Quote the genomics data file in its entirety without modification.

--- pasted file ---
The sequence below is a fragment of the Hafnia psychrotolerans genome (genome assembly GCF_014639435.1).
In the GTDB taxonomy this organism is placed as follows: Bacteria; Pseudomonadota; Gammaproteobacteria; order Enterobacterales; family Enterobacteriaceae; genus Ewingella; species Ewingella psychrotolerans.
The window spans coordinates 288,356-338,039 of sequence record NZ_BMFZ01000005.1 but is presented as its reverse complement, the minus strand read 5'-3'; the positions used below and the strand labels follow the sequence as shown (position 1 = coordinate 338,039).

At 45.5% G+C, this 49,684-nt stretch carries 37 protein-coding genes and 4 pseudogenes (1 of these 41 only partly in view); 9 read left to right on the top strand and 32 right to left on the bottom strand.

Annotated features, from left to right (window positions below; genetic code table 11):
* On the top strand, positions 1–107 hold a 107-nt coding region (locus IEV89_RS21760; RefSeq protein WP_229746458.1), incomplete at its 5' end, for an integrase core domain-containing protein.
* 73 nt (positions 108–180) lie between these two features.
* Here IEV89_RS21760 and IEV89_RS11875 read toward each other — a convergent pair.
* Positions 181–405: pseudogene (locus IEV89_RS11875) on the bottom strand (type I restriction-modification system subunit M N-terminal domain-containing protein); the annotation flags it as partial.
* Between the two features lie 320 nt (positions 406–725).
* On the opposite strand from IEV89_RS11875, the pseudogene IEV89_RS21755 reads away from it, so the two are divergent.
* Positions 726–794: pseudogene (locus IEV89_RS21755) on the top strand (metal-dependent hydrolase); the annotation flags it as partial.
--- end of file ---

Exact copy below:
The sequence below is a fragment of the Hafnia psychrotolerans genome (genome assembly GCF_014639435.1).
In the GTDB taxonomy this organism is placed as follows: Bacteria; Pseudomonadota; Gammaproteobacteria; order Enterobacterales; family Enterobacteriaceae; genus Ewingella; species Ewingella psychrotolerans.
The window spans coordinates 288,356-338,039 of sequence record NZ_BMFZ01000005.1 but is presented as its reverse complement, the minus strand read 5'-3'; the positions used below and the strand labels follow the sequence as shown (position 1 = coordinate 338,039).

At 45.5% G+C, this 49,684-nt stretch carries 37 protein-coding genes and 4 pseudogenes (1 of these 41 only partly in view); 9 read left to right on the top strand and 32 right to left on the bottom strand.

Annotated features, from left to right (window positions below; genetic code table 11):
* On the top strand, positions 1–107 hold a 107-nt coding region (locus IEV89_RS21760; RefSeq protein WP_229746458.1), incomplete at its 5' end, for an integrase core domain-containing protein.
* 73 nt (positions 108–180) lie between these two features.
* Here IEV89_RS21760 and IEV89_RS11875 read toward each other — a convergent pair.
* Positions 181–405: pseudogene (locus IEV89_RS11875) on the bottom strand (type I restriction-modification system subunit M N-terminal domain-containing protein); the annotation flags it as partial.
* Between the two features lie 320 nt (positions 406–725).
* On the opposite strand from IEV89_RS11875, the pseudogene IEV89_RS21755 reads away from it, so the two are divergent.
* Positions 726–794: pseudogene (locus IEV89_RS21755) on the top strand (metal-dependent hydrolase); the annotation flags it as partial.